The attack came amid peace talks that started last year between the Taliban and the U.S. to find a way out to the 18-year war.
At least 12 people have been killed and dozens wounded Thursday afternoon in a Taliban attack against a police headquarters in Afghanistan's southern city of Kandahar, government authorities and the Taliban say.
"A number of mujahideen equipped with heavy and small arms breached the headquarters and launched their operations inside," said Thursday Taliban spokesman Qari Yousuf Ahmadi, adding the attack has first started with a car bomb when two Taliban blew themselves up.
Nine civilians were killed during the assault while women and children figured among the wounded, said Baheer Ahmadi, a governor spokesman of Kandahar. The official added that six Taliban were later shot by the police.
"The fighting is over now. Some vehicles were burned. Now the Afghan army and U.S. helicopters are hovering in the area," police chief Tadin Khan told AFP news agency.
#Kandahar : #Taliban Co-ordinated Attack Ongoing in Provincial Police HQ started with a Car Bomb.— DRKNURPAKT2 (@drknurpakt2) July 18, 2019
Multiple Taliban Fighters armed with Heavy/Light Weapons & Hand Grenades entered the Building.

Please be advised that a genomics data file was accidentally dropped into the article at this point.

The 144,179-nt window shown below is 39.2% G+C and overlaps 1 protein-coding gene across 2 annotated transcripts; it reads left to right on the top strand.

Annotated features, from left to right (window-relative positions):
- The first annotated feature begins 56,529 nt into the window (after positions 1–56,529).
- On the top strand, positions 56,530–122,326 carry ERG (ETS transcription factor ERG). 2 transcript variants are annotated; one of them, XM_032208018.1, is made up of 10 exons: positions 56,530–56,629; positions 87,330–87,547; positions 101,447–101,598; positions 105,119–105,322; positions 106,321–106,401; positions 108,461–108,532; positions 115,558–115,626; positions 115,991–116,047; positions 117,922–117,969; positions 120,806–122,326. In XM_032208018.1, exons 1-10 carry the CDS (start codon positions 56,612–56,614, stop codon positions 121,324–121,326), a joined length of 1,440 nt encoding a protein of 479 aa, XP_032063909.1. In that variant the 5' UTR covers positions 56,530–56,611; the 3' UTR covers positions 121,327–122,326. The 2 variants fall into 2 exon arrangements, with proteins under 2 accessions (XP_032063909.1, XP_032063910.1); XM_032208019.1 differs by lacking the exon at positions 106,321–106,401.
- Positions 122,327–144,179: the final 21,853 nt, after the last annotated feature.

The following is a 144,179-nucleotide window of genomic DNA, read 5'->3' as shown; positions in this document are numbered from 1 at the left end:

Taliban Source Say 21 Soldiers including Batallion Commander killed , 50 More wounded. pic.twitter.com/8eryRCJ8uj
Kandahar, the country’s second-largest city behind Kabul, used to be the Taliban's bastion when the group was ruling the country under the commandment of Mullah Mohammed Omar between 1996 and 2001, and before its expulsion from power by a U.S. coalition. Since then, the organization has been fighting against U.S. military and allied forces that back the current government they put in place.
Former U.S. Defense Chief Robert Gates said in May that there is a "real risk" that the Taliban could retake the entire country if the U.S. armed forces pulled out before the Afghan government is stable.
The attack came amid peace talks that started last year between the group and the U.S. to find a way out to the 18-year war. Despite the talks, violence and disorder are still high in the country with Afghan police, military, and civilians as well as the Taliban, enduring daily losses.